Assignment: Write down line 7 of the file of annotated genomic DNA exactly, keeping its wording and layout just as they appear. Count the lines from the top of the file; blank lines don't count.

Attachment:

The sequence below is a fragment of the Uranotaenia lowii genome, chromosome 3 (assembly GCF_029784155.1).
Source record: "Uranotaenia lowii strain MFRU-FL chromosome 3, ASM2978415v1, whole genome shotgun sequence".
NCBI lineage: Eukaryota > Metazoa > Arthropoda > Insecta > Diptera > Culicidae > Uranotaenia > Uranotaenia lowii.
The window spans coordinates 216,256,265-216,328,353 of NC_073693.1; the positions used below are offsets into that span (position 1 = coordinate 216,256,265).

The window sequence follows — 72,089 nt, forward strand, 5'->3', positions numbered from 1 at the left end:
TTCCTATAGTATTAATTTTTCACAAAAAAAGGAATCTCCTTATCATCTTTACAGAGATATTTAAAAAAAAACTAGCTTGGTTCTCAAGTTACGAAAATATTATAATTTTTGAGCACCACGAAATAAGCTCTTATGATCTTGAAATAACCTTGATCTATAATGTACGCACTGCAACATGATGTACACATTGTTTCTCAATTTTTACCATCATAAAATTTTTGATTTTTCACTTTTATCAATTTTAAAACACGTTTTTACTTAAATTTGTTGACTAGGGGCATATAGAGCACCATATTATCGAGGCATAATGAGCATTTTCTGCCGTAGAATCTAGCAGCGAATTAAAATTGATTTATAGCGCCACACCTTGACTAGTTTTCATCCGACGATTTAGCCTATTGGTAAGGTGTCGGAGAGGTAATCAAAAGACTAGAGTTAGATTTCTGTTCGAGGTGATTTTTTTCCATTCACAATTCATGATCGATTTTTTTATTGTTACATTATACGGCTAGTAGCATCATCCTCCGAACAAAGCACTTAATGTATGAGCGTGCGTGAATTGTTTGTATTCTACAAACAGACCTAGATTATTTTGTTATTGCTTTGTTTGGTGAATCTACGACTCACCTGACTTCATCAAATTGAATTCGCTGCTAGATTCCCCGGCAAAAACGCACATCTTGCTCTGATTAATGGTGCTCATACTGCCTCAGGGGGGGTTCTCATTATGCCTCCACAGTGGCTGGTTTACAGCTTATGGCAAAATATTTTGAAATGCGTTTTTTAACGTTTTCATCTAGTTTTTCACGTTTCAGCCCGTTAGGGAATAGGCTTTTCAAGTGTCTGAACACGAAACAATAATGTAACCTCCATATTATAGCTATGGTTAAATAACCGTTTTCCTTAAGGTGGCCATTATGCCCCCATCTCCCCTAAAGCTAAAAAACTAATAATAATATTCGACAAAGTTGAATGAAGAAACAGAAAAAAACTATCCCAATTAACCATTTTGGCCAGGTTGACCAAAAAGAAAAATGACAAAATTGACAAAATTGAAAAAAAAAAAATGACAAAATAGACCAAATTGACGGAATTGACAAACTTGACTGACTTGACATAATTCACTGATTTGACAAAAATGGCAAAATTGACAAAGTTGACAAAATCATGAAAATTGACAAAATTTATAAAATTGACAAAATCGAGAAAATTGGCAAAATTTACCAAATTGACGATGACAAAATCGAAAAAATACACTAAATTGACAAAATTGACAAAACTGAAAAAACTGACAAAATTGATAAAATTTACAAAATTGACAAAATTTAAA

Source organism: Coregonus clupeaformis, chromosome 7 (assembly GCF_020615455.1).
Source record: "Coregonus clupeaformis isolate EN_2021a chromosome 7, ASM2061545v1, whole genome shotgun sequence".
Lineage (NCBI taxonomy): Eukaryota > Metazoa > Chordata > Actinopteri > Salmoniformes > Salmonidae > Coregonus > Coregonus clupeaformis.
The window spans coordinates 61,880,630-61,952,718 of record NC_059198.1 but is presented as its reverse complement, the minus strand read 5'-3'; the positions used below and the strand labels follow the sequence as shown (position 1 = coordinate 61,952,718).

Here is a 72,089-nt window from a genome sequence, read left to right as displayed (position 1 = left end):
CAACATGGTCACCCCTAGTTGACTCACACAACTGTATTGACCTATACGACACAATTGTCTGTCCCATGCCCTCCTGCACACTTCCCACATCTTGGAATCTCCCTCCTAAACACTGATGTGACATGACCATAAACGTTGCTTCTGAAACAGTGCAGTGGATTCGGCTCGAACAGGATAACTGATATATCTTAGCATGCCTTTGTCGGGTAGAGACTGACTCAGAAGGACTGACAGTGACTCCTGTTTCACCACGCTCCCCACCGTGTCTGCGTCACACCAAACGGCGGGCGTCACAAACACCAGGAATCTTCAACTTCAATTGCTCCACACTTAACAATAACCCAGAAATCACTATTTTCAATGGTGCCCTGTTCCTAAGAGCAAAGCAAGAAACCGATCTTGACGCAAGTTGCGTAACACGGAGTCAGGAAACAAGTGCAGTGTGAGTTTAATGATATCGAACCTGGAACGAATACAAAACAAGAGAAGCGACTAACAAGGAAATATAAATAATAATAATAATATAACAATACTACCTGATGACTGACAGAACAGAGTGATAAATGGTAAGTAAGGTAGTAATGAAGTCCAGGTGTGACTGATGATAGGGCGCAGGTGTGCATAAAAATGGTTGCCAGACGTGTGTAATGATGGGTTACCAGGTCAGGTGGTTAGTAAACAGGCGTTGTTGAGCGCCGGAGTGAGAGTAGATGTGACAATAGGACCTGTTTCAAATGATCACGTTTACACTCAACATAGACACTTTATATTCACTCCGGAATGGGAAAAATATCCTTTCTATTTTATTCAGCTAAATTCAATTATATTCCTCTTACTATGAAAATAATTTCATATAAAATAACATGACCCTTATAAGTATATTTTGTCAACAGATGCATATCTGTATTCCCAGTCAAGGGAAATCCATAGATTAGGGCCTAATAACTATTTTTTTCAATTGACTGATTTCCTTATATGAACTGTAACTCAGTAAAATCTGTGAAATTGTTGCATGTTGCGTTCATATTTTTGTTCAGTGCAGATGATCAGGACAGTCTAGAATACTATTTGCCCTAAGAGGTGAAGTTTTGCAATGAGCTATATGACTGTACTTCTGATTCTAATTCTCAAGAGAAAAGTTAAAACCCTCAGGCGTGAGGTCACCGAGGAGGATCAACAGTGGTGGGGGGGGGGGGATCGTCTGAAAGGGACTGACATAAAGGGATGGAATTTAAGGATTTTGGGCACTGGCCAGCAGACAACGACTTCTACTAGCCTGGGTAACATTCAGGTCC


Source organism: Coregonus clupeaformis, chromosome 7 (assembly GCF_020615455.1).